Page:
It's Greece's second city, but while Athens and the islands get most of the attention and tourists, Thessaloniki is firmly off the radar for most visitors. But without the high-profile strikes and riots which have affected the capital, and with a fantastic nightlife and shopping scene, plus a large helping of history, it's the perfect place for a city break.
Book your flights to coincide with the annual International Film Festival, starting on December 3, and you could get to do some celeb spotting at the same time - the Greek version of Tribeca or Sundance has seen visits from Oscar-winner Oliver Stone and John Malkovitch in previous years.
Starter for 10: Thessaloniki
Part of the Historic Hotels of Europe group, it's based in Ladadika, the city's buzzing former Jewish quarter, so you're only a few minutes walk from the centre. Prices start from around £200 per night, book at www.yadeshotels.gr.
If you prefer your chic to be minimalist, the Excelsior is right in the heart of the city, plus you get free use of the hammam at the Elemis Spa next door. Rooms start from around £130.
There's frescoes, mosaics and icons, including some from the earliest Christian churches, along with gold enameled jewellery dating back to the 9th century. Entry costs around £3.50.
The house where Turkish leader Kemal Ataturk was born is now part of the Turkish Consulate grounds but don't miss the cathedral of Aghios Dimitrios, the patron saint of the city, built on the site where he was imprisoned and martyred – it's twice burned down but has been rebuilt according to the original plans. You can still go into the crypt where he was tortured and buried, once the Roman baths, as well as marvelling at the 8th century mosaics which survived the fire.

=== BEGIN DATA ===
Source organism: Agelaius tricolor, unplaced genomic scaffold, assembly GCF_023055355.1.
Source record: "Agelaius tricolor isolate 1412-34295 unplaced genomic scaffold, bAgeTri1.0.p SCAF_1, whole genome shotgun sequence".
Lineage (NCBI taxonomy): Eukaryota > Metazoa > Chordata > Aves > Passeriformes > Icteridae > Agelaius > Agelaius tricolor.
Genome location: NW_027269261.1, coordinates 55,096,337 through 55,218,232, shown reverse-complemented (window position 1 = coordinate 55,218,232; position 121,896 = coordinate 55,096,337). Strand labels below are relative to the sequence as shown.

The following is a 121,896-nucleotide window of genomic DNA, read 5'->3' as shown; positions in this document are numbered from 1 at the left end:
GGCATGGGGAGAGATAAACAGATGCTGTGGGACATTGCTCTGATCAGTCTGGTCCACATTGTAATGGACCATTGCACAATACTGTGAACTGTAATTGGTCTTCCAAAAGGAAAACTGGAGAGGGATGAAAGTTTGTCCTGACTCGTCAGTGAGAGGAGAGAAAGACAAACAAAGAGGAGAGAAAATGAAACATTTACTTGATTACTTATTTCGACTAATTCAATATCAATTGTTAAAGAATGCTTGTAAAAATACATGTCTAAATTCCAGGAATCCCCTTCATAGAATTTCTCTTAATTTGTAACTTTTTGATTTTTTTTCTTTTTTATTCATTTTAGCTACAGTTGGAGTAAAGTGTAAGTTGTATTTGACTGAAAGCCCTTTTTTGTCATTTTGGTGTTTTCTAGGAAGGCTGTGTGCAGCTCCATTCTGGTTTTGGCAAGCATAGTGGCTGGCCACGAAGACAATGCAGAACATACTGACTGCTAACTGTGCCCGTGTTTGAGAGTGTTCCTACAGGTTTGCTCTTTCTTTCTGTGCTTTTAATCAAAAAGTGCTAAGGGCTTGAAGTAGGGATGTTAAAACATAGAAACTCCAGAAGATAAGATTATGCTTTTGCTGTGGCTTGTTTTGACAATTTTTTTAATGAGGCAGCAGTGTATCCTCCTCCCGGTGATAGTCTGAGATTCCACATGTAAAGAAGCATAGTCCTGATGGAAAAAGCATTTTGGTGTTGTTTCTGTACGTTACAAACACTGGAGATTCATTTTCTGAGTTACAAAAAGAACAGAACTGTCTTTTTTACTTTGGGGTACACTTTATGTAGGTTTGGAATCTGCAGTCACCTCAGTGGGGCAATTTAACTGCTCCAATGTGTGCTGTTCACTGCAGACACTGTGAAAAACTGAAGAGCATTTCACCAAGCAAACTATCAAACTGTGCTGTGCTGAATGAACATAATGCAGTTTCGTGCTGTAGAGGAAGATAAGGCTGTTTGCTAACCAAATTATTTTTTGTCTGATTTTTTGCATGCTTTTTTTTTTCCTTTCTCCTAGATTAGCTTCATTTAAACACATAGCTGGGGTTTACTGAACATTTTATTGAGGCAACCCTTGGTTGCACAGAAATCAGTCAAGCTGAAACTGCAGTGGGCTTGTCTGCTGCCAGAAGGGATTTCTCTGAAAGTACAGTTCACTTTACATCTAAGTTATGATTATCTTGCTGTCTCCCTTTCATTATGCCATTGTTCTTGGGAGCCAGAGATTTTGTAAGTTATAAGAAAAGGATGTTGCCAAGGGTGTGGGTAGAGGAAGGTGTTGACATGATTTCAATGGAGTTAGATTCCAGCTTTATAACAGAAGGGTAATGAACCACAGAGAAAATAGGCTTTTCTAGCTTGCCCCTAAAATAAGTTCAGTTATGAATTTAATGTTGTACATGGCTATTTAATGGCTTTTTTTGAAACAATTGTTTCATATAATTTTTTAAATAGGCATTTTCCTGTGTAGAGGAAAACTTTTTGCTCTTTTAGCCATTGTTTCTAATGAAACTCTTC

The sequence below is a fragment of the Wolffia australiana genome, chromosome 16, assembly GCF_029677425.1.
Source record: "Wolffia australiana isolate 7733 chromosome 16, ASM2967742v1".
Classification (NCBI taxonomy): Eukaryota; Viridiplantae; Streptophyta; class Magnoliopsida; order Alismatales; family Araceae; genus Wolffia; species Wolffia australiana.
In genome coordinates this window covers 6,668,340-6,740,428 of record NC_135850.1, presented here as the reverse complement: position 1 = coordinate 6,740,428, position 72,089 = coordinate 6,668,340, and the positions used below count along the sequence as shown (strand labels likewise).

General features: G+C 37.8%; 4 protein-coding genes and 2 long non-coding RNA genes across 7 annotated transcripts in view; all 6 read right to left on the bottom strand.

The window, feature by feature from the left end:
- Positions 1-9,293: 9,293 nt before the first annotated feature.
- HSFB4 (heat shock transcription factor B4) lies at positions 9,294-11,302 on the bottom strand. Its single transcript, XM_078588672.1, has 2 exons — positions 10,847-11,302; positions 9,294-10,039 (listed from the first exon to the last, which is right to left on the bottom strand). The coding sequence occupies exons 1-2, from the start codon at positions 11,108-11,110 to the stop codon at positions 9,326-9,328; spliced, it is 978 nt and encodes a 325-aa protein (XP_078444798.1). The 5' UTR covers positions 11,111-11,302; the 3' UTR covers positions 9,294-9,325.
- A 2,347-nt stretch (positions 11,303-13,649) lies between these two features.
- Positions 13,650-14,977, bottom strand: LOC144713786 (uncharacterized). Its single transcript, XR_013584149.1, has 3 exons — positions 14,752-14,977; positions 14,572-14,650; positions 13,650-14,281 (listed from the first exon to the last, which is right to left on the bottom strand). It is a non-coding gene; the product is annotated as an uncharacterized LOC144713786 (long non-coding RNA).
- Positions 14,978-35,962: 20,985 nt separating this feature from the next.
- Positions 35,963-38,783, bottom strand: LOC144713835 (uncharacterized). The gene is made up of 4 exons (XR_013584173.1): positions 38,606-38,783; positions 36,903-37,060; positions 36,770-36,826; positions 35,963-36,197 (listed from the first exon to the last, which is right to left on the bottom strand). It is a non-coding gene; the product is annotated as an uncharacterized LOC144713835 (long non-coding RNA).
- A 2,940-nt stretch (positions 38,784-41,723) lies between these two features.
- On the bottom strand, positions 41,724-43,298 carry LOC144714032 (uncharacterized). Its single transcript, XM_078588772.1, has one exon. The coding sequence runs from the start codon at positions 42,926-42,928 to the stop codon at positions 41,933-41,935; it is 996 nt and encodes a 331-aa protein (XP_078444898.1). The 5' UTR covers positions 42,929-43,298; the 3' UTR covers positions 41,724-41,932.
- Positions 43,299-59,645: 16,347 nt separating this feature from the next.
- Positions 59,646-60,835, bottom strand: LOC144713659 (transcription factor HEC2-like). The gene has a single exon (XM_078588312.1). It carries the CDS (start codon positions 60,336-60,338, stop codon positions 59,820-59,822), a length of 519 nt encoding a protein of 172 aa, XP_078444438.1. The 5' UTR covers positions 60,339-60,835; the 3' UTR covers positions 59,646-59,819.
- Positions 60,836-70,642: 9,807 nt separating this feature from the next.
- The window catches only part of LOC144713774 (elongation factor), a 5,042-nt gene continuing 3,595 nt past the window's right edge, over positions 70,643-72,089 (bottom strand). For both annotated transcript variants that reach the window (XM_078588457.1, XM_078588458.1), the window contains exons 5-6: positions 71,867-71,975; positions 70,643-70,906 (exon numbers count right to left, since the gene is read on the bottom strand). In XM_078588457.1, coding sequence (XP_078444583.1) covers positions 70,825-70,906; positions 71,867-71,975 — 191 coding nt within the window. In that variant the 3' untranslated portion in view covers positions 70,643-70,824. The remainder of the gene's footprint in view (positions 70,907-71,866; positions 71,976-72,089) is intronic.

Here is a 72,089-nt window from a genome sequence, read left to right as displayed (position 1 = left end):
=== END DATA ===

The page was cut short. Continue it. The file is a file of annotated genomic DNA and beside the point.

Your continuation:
As well as having a tour of the production area and cellars and tasting, the vineyard has one of the world's most offbeat museums, a collection of 1,300 corkscrews from around the world – including a handy walking stick version, 18th century designs and even one with a pair of legs that opens slowly as you pull the cork out! Entry costs around £2.50, including a visit to the winery. Tasting costs extra, depending which wines you try.
Then do a quick recce for the evening as you wander along the bar-filled waterfront street of Nikis Avenue, which looks out across the bay to Mount Olympus.
Or if you want something sweet, chocolate-covered brioche cake tsureki, will satisfy all your cravings – be warned, there's no way to finish it without being covered in sauce though. Terkenlis pastry shop on Aristotelous Square is one of the best.
Ladadika has some of the city's best taverna-style stops, including Zythos, on Katouni, where you can try lamb in lemon sauce and the oddly moreish masticha ice cream, made from tree gum, under a sculpture of a man on a bike hanging from the wall. But for quirky chic, Times Bar and restaurant, on Tsimiski, gets the prize. There's Burberry wallpaper in the toilets, Warhol-style cushions and gold bling walls, as well as a Gothic bar.
Coralaki does a mean mojito with a backing track of Greek pop, while on Nikis Avenue, Elvis has its own DJ. Over towards the Port of Thessaloniki, looking across the water to the town, Kitchen Bar with its leather booths is chilled out for coffee during the day, but gets lively at night.
And even if you're more budget than Bond St, spare some time to go window shopping on parallel street Mitropoleos, which is wall-to-wall designer.
Both kings' golden ceremonial and battle armour is on display – the shields are so large, it's hard to believe anyone could lift them, although the most jaw-dropping find is the three golden crowns. Shaped like wreaths, they're so detailed that one even has miniature gold insects crawling over the flowers, while another seems so delicate that the leaves practically flutter in the breeze.